# Percentages

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A percentage is a fraction whose denominator is 100 (the numerator of a fraction is the top term, the denominator is the bottom term).
So 30% = 30/100 = 3/10 = 0.3
To change a decimal into a percentage, multiply by 100. So 0.3 = 0.3 × 100 = 30% .

Example:
Find 25% of 10  (remember ‘of’ means ‘times’).
25  ×  10  (divide by 100 to convert the percentage to a decimal)
100
= 2.5

Percentage Change
% change  =  new value – original value   × 100
original value

Example:
The price of some apples is increased from 48p to 67p. By how much percent has the price increased by?
% change = 67 – 48  × 100  =  39.58%
48

Percentage Error
% error =     error    × 100
real value

Example:
Nicola measures the length of her textbook as 20cm. If the length is actually 17.6cm, what is the percentage error in Nicola’s calculation?
% error = 20 – 17.6 × 100  =  13.64%
17.6

Original value

Original value =   New value       × 100
100 + %change

Example:
A dealer buys a stamp collection and sells it for £2700, making a 35% profit. Find the cost of the collection.
It is the original value we wish to find, so the above formula is used.
2700     × 100   = £2000
100 + 35

Percentage Increases and Interest
New value = 100 + percentage increase × original value
100

Example:
£500 is put in a bank where there is 6% per annum interest. Work out the amount in the bank after 1 year.
In other words, the old value is £500 and it has been increased by 6%.
Therefore, new value = 106/100 × 500 = £530 .

Compound Interest
If in this example, the money was left in the bank for another year, the £530 would increase by 6%. The interest, therefore, will be higher than the previous year (6% of £530 is more than 6% of £500). Every year, if the money is left sitting in the bank account, the amount of interest paid would increase each year. This phenomenon is known as compound interest.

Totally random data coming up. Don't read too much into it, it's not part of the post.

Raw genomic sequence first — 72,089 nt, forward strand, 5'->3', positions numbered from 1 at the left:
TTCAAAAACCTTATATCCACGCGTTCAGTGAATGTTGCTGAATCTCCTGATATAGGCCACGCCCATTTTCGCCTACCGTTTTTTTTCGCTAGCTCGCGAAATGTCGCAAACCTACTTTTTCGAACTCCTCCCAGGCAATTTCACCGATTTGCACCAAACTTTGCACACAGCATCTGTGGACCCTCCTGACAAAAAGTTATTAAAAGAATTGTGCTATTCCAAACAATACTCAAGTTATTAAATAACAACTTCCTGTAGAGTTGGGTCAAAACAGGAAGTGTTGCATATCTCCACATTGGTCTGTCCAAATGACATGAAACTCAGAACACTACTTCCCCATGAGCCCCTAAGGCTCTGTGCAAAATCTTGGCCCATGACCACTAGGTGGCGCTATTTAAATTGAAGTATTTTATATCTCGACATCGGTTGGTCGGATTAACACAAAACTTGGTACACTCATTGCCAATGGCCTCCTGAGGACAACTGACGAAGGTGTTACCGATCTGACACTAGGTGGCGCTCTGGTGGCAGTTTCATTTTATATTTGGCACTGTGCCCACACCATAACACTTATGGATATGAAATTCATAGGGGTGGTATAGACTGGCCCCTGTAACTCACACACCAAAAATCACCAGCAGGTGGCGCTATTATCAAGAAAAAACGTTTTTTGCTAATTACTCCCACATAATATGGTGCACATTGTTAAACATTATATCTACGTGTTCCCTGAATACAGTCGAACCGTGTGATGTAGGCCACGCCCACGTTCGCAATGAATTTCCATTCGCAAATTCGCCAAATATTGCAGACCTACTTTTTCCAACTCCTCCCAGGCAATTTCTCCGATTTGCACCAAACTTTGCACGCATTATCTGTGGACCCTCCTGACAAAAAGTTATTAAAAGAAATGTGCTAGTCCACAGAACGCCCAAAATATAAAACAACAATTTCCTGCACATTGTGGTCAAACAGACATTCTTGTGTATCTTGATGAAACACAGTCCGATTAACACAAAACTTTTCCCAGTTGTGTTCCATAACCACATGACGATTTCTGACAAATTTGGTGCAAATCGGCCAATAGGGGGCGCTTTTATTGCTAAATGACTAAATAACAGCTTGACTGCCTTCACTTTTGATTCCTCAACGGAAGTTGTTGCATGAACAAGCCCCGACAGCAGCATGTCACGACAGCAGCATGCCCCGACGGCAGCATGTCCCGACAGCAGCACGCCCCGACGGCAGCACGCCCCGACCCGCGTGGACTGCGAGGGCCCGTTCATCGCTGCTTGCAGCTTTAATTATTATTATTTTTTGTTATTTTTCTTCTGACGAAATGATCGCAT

The simple way to work out compound interest is to multiply the money that was put in the bank by nm, where n is (100 + percentage increase)/100 and m is the number of years the money is in the bank for, i.e:

So if the £500 had been left in the bank for 9 years, the amount would have increased to:

Percentage decreases:

New value = 100 – percentage decrease × original value
100

Example:
At the end of 1993 there were 5000 members of a certain rare breed of animal remaining in the world. It is predicted that their number will decrease by 12% each year. How many will be left at the end of 1995?
At the end of 1994, there will be (100 – 12)/100 × 5000 = 4400
At the end of 1995, there will be 88/100 × 4400 = 3872

The compound interest formula above can also be used for percentage decreases. So after 4 years, the number of animals left would be:

5000 x [(100-12)/100]4  = 2998